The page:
Two Tibetans set themselves on fire: Reports
Two Tibetan monks in China have set themselves on fire to protest at a 2008 crackdown, overseas groups and reports said, adding to a string of self-immolation protests in recent years.
Beijing: Two Tibetan monks in China have set themselves on fire to protest at a 2008 crackdown, overseas groups and reports said, adding to a string of self-immolation protests in recent years.
Lobsang Palden carried out the act Sunday on "Heroes Street" in Aba county of Sichuan province, said the British-based advocacy organisation Free Tibet and the US outlet Radio Free Asia (RFA).
Both groups said the road is so called because several such incidents have occurred there.
Police soon arrived, put out the fire and took Palden away, and his condition was not currently known, both organisations said, adding that security in the area had been tightened.
Free Tibet said Palden was in his 20s while RFA said he was 20.
Another monk set himself alight the same day in the Huangnan Tibetan Autonomous Prefecture of Qinghai province, the official Xinhua news agency reported, citing local authorities.
The monk was from the Shaderi Monastery, Xinhua said, without giving his name or his medical condition.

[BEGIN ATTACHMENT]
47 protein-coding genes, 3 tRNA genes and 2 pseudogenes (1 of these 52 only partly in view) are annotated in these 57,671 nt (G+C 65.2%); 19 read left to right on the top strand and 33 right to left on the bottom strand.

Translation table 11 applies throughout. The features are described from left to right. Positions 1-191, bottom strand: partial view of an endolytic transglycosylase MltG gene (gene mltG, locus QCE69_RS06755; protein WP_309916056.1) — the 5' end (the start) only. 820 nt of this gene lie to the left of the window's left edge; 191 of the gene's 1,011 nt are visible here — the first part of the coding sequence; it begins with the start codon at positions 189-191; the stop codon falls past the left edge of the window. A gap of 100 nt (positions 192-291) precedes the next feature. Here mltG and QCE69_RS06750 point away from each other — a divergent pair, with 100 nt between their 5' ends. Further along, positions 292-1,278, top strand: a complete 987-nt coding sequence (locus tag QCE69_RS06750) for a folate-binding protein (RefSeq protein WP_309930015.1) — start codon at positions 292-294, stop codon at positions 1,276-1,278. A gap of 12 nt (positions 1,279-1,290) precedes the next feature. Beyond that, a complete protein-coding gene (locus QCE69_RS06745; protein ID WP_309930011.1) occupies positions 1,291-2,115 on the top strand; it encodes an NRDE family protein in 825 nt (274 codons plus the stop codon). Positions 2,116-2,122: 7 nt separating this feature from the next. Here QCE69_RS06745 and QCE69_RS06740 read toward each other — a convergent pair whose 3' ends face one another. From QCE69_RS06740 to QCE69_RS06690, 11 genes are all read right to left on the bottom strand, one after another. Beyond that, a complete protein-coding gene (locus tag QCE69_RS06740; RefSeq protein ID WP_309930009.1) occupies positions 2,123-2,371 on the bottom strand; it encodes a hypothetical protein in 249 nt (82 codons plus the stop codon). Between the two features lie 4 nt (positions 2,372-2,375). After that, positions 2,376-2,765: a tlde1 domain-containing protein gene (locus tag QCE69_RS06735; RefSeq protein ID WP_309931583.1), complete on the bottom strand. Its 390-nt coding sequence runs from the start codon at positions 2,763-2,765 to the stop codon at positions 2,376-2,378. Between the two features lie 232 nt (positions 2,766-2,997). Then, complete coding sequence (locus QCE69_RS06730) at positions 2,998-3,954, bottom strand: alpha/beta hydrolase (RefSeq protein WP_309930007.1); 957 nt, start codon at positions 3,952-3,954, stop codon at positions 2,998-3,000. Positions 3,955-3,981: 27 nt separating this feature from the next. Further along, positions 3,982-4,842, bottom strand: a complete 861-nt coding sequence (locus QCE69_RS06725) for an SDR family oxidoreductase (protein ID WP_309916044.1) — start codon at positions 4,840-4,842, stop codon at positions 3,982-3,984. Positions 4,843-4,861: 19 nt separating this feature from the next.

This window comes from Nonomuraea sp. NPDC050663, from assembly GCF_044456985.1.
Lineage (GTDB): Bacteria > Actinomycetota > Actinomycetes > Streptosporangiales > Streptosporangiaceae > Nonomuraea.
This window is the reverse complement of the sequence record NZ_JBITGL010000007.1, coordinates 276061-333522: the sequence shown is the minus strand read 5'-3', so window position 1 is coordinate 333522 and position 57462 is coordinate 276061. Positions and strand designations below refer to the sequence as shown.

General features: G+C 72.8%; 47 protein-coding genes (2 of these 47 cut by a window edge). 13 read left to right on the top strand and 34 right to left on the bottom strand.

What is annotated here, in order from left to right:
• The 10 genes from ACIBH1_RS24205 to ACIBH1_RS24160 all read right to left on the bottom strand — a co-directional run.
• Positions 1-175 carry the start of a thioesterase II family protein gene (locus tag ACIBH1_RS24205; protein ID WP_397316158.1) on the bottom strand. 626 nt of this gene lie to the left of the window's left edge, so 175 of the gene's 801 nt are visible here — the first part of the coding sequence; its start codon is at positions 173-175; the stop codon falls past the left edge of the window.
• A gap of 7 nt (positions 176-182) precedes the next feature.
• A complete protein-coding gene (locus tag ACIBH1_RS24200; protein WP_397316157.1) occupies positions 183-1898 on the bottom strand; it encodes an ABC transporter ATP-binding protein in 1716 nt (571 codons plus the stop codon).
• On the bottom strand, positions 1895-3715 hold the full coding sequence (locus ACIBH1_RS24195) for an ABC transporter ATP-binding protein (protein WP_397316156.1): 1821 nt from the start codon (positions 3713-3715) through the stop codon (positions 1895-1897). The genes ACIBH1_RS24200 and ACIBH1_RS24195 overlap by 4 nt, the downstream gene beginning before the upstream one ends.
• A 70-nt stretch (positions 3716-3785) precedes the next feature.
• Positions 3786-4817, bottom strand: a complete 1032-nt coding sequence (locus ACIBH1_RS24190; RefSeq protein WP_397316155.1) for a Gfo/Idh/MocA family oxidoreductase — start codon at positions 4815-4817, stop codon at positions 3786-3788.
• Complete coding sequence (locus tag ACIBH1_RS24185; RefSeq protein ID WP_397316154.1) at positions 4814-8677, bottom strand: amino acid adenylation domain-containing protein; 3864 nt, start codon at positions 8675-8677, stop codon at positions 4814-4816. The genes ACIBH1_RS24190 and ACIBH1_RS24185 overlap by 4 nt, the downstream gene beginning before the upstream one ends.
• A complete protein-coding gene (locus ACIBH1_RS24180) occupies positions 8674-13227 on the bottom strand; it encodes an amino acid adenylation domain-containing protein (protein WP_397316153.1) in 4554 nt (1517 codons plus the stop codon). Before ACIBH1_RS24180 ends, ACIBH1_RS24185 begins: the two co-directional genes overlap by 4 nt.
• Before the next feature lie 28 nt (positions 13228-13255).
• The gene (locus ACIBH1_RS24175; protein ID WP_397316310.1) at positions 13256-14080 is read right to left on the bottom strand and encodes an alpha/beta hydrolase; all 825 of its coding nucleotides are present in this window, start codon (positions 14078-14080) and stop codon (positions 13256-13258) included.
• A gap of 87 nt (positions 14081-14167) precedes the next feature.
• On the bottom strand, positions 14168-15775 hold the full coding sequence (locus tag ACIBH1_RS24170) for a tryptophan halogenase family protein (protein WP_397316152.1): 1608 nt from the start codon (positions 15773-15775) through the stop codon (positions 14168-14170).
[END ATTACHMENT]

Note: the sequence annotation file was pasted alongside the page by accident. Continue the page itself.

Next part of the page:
At least 120 Tibetans in China have set themselves alight since 2009, according to Free Tibet and RFA.
March is a sensitive month for Tibetans, who live in Qinghai and Sichuan as well as Tibet proper. Their spiritual leader the Dalai Lama fled China on March 10, 1959 following a failed uprising.
In March 2008 deadly riots erupted in the Tibetan capital Lhasa and spread to other areas.
Palden sought to mark the anniversary of a March 16, 2008 crackdown by Aba police who fired into a crowd and killed several people, both sources said.
Beijing accuses the Dalai Lama of encouraging self-immolations to further a separatist agenda.
The Dalai Lama, a Nobel Peace laureate who lives in India, has described the self-immolations as acts of desperation that he is powerless to stop.
Rights groups call the protests a reaction to Beijing`s tight control over Tibetans` rights, including the exercise of religion.